Adverbs (those “ly” words – and others – that dress up your verb and take it to dinner) ought to be used about as often as an evening gown: special occasions, or special sentences. But on the whole, go for a more direct description.

It’s too easy to slap on a descriptor and give up the hard work of making the image, event, idea, or person spring to life through action or concrete language.

For instance, if you write:

She cuddled the dog gently.

The reader is left to imagine what you mean by a gentle cuddle. If you instead SHOW me the cuddle, I create a firmer image in my mind:

She cuddled the dog, stroking his soft ears with her fingertips and resting her tummy on his back.

Each time you write an adverb, ask yourself if you are “showing” or “telling.” Then choose to “show.” You’ll be glad you did.

Tara emailed:

Julie –

Loved yesterday’s Daily Writing Tip. Here are the sentences we started with…and our modified sentences:

I loudly said to my brother, “Get off the computer!”
I said to my brother in my loudest inside voice, “Get off the computer!”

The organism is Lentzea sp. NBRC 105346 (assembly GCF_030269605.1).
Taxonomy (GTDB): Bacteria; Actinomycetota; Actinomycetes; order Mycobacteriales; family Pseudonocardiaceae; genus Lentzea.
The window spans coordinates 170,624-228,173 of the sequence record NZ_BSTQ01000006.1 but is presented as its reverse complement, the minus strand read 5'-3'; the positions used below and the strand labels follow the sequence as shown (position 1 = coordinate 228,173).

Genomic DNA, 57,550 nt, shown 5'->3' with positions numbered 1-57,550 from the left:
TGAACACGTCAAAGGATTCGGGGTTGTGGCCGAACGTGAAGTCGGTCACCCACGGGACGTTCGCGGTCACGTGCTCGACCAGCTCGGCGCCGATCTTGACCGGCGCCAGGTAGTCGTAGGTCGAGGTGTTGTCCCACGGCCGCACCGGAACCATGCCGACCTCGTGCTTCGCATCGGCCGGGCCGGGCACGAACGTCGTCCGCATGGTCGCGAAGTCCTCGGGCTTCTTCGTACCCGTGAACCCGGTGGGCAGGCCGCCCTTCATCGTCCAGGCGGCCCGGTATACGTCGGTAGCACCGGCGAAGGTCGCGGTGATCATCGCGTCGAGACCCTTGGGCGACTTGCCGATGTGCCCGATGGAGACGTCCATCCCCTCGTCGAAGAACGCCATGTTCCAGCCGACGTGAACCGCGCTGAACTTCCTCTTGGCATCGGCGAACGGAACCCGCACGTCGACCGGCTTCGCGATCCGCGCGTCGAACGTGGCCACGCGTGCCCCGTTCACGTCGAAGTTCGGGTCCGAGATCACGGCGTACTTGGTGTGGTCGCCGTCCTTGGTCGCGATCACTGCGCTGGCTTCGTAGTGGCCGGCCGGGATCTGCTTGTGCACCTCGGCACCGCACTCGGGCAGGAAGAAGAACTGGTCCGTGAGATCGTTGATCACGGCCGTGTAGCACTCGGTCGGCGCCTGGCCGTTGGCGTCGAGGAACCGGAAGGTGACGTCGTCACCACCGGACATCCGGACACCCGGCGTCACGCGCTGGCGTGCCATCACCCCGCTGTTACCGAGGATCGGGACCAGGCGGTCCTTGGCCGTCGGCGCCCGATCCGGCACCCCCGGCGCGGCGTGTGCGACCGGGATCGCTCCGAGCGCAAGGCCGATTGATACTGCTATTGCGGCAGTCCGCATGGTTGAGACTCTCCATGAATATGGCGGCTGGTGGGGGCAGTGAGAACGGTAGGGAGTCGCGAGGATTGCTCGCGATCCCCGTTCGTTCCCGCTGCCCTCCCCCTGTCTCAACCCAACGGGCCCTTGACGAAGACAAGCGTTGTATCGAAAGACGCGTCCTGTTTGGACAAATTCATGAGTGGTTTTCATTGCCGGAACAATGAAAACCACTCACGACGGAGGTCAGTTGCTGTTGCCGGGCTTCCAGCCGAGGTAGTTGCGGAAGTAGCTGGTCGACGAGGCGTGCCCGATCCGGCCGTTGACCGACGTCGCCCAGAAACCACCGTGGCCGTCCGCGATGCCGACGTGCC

I said to my brother in a voice loud enough for him to hear with his headphones on, “Get off the computer!”

She walked quietly into the room.
She tiptoed into the room, trying not to make any sound at all.
She came into the room, her feel making no noise as she walked.

I carefully walked on the balance beam.
I top toed across the balance beam, trying my best not to fall.
I walked across the beam, using my balance so as not to fall off.
I walked across the balance beam, each heel landing directly in front of the other toes.

I threw the ball quickly.
I there the ball with such a ferocious speed the bater saw only a blur whizzing by his face.

My two youngest were totally engaged. Fun stuff.